"Of having been colored": the racial hybridity of Thomas Sutpen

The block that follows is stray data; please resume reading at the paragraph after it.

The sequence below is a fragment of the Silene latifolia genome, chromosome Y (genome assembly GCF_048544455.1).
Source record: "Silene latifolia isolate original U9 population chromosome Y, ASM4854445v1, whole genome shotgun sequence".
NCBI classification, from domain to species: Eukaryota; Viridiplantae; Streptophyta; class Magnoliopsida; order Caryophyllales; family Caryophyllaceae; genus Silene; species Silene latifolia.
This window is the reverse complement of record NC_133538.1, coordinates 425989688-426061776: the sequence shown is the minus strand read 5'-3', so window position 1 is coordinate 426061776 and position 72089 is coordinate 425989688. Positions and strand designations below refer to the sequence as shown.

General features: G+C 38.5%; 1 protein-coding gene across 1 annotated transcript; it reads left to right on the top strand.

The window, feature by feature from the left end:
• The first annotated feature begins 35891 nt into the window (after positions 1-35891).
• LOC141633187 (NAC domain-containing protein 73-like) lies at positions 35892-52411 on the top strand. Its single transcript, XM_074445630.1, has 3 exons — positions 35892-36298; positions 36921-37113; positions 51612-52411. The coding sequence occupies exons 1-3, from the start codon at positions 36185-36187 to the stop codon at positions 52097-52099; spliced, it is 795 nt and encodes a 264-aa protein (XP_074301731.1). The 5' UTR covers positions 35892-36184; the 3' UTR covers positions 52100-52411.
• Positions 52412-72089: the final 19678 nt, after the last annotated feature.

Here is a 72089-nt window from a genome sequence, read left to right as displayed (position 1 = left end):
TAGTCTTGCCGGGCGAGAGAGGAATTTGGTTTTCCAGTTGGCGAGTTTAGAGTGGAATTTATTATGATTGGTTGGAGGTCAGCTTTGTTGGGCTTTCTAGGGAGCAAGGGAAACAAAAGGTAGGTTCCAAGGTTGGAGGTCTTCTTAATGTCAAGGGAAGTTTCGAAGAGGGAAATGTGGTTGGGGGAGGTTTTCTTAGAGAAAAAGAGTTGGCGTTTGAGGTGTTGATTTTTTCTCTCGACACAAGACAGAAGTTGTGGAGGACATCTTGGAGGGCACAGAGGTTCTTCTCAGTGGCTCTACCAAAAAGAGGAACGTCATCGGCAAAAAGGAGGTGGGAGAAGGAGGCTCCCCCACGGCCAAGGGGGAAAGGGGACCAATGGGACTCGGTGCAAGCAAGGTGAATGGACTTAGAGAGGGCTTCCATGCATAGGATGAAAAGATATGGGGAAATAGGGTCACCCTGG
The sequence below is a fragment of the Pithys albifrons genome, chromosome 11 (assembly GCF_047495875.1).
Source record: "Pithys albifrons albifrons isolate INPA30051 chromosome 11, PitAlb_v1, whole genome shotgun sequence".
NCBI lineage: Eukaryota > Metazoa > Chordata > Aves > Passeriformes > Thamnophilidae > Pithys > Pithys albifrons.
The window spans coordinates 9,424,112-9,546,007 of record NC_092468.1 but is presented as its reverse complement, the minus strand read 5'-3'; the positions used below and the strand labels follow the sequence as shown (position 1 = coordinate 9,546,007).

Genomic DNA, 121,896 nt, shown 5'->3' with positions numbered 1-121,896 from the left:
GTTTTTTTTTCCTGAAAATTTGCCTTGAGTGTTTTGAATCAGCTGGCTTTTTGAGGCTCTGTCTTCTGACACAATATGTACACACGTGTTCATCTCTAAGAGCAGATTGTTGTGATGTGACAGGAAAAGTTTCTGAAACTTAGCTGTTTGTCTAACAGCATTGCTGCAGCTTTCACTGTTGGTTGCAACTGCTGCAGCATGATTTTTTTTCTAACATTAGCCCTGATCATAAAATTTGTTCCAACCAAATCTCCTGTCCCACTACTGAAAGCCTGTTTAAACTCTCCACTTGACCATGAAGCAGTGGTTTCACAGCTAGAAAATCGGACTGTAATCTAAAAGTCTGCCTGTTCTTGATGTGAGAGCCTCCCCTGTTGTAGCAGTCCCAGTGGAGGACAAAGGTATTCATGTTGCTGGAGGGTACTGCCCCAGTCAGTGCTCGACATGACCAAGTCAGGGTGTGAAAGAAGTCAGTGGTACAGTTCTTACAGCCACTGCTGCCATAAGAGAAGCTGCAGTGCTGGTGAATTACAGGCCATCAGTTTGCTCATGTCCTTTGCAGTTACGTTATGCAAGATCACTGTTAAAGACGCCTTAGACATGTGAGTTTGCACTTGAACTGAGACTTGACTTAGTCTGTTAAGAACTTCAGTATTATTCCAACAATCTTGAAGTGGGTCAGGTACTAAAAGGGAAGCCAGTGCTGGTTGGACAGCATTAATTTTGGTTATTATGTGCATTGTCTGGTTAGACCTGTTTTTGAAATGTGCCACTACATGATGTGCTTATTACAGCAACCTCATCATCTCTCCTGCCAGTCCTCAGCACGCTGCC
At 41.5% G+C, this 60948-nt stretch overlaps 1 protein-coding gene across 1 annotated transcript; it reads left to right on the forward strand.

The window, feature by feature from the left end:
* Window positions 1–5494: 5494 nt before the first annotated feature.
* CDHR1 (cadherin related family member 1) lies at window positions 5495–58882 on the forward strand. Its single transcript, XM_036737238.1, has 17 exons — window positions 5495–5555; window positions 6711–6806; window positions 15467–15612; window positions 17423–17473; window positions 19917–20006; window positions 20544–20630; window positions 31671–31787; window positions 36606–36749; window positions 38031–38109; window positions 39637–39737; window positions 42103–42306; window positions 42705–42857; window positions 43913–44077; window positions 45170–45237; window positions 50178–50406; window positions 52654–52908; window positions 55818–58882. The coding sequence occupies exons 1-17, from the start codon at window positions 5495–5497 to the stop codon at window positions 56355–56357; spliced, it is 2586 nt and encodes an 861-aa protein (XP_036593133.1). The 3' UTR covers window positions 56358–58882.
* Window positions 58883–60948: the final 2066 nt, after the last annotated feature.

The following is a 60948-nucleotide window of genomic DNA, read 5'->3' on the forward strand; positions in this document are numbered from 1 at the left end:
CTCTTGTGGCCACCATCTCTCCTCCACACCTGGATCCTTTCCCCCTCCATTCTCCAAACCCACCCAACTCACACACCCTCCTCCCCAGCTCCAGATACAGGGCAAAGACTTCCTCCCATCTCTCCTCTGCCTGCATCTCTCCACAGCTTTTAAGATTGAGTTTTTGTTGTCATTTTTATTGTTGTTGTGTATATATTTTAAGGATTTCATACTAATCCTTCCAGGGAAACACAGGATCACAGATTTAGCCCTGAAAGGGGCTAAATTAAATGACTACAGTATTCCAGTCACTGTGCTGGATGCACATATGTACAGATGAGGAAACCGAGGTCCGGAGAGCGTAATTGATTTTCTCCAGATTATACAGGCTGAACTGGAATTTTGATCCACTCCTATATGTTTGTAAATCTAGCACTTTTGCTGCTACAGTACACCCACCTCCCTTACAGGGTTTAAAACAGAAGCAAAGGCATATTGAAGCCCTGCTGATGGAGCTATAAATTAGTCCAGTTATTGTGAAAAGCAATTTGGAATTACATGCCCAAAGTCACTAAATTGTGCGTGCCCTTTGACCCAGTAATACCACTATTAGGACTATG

This thesis will reveal the potential for racial hybridity in Thomas Sutpen from William Faulkner's Absalom, Absalom!. Using critical theory concerning the presence of mixed-race individuals in 19th and early 20th century America, I will demonstrate that Sutpen falls in the category of the literary trope of the tragic mulatto. I will begin with a thorough review of the criticism concerning race in Absalom, while demonstrating the drastic hole left in many critic's dealings with Thomas Sutpen. I will then provide a close reading of various key passages that call into question Sutpen's race and place him within the framework of the socially marginalized African American of the American South. Next, I will demonstrate that Sutpen fits into the mold of many figures that exist solely within the African American Folkloric tradition. By demonstrating the arc of the novel as Sutpen's drive towards self-actualization, I will demonstrate how he takes on the role of both the trickster and badman figure. Finally, I will discuss Absalom in terms of narrative theory and demonstrate that the subjectivity by which Sutpen is portrayed reflects a racialized reading of Julia Kristeva's symbolic and semiotic.